Triptykon Frontman Comments On The Passing Of H.R. Giger


Thomas Gabriel Warrior, the frontman for Triptykon, has released a statement regarding the passing of Swiss surrealist artist H.R. Giger, who passed away yesterday at the age of 74. The two had a long working relationship, from Celtic Frost‘s 1985 album To Mega Therion to the two Triptykon releases, Eparistera Daimones and Melana Chasmata. Warrior also played the Ibanez Iceman guitars with Giger’s artwork on them.

Head below for Warrior’s heartfelt description of their relationship over the years.

For the first time in 74 years, last night was a night not illuminated by the indescribable light that was H.R. Giger.

H.R. Giger became our mentor, against all odds, when we, somewhat audaciously, first established contact with him some 30 years ago. At a time when almost everybody ridiculed, ignored, or even obstructed the music the then almost completely unknown Swiss underground band Hellhammer was creating, Giger listened to us, talked to us, and gave us a chance. Not least at a time when he was at one of many peaks of his path.

A little more than a year later, his exceptionally stunning art made what might be one of Celtic Frost’s most important albums, To Mega Therion, even more significant. Other links to Giger’s universe also manifested themselves, almost as if it was predestined.

Eventually, after many more years, the mentorship became a friendship. It was a friendship and a personal connection I valued infinitely, and it also included his wonderful wife, Carmen, and many other remarkable people that were part of his universe.

When Celtic Frost came to an end so acrimoniously in 2008, H.R. Giger and his wife were among those who witnessed my uncontained despair and stood by me. That Giger subsequently agreed to collaborate with my new group, Triptykon, and thus enabled us to release our first album, Eparistera Daimones, with one of his most dramatic paintings on the cover meant the world to me.

It apparently pleased Giger, too. He told me so on several occasions, and he completely stunned me in October 2011 by proposing that we continue the collaboration between him and Triptykon. I would have never asked for such a thing, because I never would have wanted to appear insatiable. He brushed such reservations aside, and it was his mentorship, friendship, and art that enabled us, once again, to release a second album on which music and cover art formed a seamless symbiosis. Only a few weeks ago, he held the result in his hands and loved it.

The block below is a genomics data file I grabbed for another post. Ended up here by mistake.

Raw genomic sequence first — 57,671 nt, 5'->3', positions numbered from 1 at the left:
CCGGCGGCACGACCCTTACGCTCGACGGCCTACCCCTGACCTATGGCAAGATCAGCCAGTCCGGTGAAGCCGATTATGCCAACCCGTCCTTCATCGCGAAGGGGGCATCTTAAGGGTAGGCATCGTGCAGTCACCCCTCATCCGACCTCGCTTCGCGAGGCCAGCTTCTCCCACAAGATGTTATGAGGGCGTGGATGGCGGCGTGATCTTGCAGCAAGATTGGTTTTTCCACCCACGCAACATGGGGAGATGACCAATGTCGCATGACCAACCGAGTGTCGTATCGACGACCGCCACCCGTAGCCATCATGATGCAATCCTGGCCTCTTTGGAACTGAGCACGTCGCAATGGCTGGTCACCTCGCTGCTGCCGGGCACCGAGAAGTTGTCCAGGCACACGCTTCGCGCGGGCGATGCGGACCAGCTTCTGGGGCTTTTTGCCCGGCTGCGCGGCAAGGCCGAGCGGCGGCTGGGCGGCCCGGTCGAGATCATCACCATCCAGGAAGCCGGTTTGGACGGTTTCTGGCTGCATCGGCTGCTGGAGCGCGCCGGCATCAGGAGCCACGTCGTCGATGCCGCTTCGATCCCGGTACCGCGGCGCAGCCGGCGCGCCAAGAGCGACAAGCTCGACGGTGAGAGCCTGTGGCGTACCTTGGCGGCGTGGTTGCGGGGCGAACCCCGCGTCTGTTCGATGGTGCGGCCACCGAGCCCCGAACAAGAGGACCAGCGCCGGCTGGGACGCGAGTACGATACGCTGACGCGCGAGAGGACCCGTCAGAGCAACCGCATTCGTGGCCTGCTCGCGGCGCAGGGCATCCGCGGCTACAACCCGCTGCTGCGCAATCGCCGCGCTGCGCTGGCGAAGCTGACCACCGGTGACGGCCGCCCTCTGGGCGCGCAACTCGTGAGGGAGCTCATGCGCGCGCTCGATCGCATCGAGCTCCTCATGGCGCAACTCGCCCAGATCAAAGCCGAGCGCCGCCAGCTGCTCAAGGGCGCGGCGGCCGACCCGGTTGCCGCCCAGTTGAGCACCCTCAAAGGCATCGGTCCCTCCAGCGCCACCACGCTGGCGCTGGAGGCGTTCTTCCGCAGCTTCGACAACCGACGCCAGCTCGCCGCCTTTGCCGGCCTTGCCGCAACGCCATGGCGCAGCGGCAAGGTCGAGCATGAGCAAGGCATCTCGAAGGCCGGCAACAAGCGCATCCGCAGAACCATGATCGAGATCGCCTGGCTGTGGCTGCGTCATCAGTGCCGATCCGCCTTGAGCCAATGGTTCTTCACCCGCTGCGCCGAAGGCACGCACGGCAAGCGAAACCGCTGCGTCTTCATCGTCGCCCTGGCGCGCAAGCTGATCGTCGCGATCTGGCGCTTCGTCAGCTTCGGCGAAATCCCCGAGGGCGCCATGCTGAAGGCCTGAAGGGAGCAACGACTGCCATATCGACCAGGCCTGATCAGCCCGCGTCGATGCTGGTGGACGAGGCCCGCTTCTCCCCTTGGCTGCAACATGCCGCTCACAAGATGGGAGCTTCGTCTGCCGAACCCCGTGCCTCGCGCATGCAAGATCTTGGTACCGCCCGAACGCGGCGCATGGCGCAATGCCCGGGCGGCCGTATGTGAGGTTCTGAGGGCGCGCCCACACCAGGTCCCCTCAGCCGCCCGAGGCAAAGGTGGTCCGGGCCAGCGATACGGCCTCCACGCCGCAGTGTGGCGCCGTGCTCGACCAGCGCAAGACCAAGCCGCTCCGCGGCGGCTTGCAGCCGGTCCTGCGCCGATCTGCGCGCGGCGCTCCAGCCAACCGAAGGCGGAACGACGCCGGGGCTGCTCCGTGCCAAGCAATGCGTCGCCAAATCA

Regardless of anything I may write about H.R. Giger, however, none of these words will ever be able to truly, accurately describe him as a person and as a friend. It is utterly inconceivable to imagine a world without his wit, his perception, his genius, his horizon, his determination, his humour, his friendship, and his immeasurable kindness. And yet, we are now left in exactly such a world.

Tom Gabriel Warrior for Triptykon, May 13, 2014

  • RidleyScottIsADirector@gmail.c

    I start to cry every time I see a Giger post. That was a beautiful comment. Sleep well, Mr. Giger.

  • Darkness69

    Tom is a wonderful person, same as Mr. Giger was. I had the pleasure of “speaking” with him over email a few times, since he was Mr. Giger’s assistant, and every time he would delight me with his poetic and eloquent writing. This post is no exception. Rest in peace, dear Mr. Giger.

  • Brandt Hardin

    Fusing the erotic, gothic and surreal Giger was an art movement unto himself. He inspired me from an early age with his fantastic dreamscapes and esoteric imagery. I was compelled to illustrate a tribute to him this week drawing imagery from his own works including Alien and the Birthing Machine at . Drop by and share how his artwork opened your own mind!